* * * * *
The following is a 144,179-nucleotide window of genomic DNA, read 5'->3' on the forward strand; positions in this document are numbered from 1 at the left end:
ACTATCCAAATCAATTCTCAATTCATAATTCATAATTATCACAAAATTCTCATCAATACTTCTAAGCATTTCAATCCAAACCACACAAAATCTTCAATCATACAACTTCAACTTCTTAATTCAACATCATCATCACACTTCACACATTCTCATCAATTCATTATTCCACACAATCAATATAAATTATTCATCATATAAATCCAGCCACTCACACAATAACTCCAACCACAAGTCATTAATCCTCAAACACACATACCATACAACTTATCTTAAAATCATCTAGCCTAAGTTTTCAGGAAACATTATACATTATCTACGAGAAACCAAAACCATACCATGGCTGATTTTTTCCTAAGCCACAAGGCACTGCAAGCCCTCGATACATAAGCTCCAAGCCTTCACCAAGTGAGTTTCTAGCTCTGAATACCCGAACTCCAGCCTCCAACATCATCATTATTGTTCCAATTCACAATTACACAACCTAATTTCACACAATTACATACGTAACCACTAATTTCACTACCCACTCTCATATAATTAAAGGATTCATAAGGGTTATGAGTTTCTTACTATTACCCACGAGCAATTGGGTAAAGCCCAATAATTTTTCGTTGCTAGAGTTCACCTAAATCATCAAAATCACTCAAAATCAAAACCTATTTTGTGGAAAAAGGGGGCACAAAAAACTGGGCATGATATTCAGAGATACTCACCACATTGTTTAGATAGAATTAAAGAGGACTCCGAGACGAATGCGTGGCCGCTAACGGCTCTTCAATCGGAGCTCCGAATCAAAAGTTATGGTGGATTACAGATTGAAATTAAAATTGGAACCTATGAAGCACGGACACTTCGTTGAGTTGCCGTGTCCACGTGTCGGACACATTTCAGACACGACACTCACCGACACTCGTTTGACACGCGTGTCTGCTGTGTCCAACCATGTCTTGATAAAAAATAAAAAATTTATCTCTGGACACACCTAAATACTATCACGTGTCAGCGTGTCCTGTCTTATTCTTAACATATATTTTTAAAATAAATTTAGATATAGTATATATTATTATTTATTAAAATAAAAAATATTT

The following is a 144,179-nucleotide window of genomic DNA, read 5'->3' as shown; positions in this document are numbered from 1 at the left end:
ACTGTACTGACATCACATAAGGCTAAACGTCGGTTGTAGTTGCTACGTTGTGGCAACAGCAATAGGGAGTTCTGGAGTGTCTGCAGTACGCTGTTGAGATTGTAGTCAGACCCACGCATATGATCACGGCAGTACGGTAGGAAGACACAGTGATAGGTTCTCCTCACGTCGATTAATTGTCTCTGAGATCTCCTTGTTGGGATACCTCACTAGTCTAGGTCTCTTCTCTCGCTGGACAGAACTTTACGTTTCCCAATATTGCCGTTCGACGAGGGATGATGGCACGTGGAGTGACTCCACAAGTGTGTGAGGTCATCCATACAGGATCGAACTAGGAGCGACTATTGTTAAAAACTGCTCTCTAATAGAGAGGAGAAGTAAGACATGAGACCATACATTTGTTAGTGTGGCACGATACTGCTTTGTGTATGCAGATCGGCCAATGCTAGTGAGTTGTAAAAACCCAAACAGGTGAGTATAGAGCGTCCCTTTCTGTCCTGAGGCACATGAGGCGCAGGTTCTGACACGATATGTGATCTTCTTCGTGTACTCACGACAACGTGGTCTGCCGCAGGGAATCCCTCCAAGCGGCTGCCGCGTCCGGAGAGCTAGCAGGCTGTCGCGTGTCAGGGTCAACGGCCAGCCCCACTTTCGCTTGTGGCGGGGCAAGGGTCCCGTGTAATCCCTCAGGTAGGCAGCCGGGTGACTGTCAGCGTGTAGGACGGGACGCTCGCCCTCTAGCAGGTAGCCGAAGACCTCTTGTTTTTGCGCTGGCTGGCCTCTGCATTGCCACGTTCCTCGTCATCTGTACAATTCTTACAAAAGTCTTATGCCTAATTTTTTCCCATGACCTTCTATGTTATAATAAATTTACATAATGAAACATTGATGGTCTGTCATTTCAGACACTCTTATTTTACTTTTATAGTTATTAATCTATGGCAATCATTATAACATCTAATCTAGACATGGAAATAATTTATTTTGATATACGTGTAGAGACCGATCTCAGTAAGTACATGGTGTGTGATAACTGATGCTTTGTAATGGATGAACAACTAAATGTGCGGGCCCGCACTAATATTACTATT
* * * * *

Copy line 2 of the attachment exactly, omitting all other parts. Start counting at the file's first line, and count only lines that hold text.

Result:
ACTATCCAAATCAATTCTCAATTCATAATTCATAATTATCACAAAATTCTCATCAATACTTCTAAGCATTTCAATCCAAACCACACAAAATCTTCAATCATACAACTTCAACTTCTTAATTCAACATCATCATCACACTTCACACATTCTCATCAATTCATTATTCCACACAATCAATATAAATTATTCATCATATAAATCCAGCCACTCACACAATAACTCCAACCACAAGTCATTAATCCTCAAACACACATACCATACAACTTATCTTAAAATCATCTAGCCTAAGTTTTCAGGAAACATTATACATTATCTACGAGAAACCAAAACCATACCATGGCTGATTTTTTCCTAAGCCACAAGGCACTGCAAGCCCTCGATACATAAGCTCCAAGCCTTCACCAAGTGAGTTTCTAGCTCTGAATACCCGAACTCCAGCCTCCAACATCATCATTATTGTTCCAATTCACAATTACACAACCTAATTTCACACAATTACATACGTAACCACTAATTTCACTACCCACTCTCATATAATTAAAGGATTCATAAGGGTTATGAGTTTCTTACTATTACCCACGAGCAATTGGGTAAAGCCCAATAATTTTTCGTTGCTAGAGTTCACCTAAATCATCAAAATCACTCAAAATCAAAACCTATTTTGTGGAAAAAGGGGGCACAAAAAACTGGGCATGATATTCAGAGATACTCACCACATTGTTTAGATAGAATTAAAGAGGACTCCGAGACGAATGCGTGGCCGCTAACGGCTCTTCAATCGGAGCTCCGAATCAAAAGTTATGGTGGATTACAGATTGAAATTAAAATTGGAACCTATGAAGCACGGACACTTCGTTGAGTTGCCGTGTCCACGTGTCGGACACATTTCAGACACGACACTCACCGACACTCGTTTGACACGCGTGTCTGCTGTGTCCAACCATGTCTTGATAAAAAATAAAAAATTTATCTCTGGACACACCTAAATACTATCACGTGTCAGCGTGTCCTGTCTTATTCTTAACATATATTTTTAAAATAAATTTAGATATAGTATATATTATTATTTATTAAAATAAAAAATATTT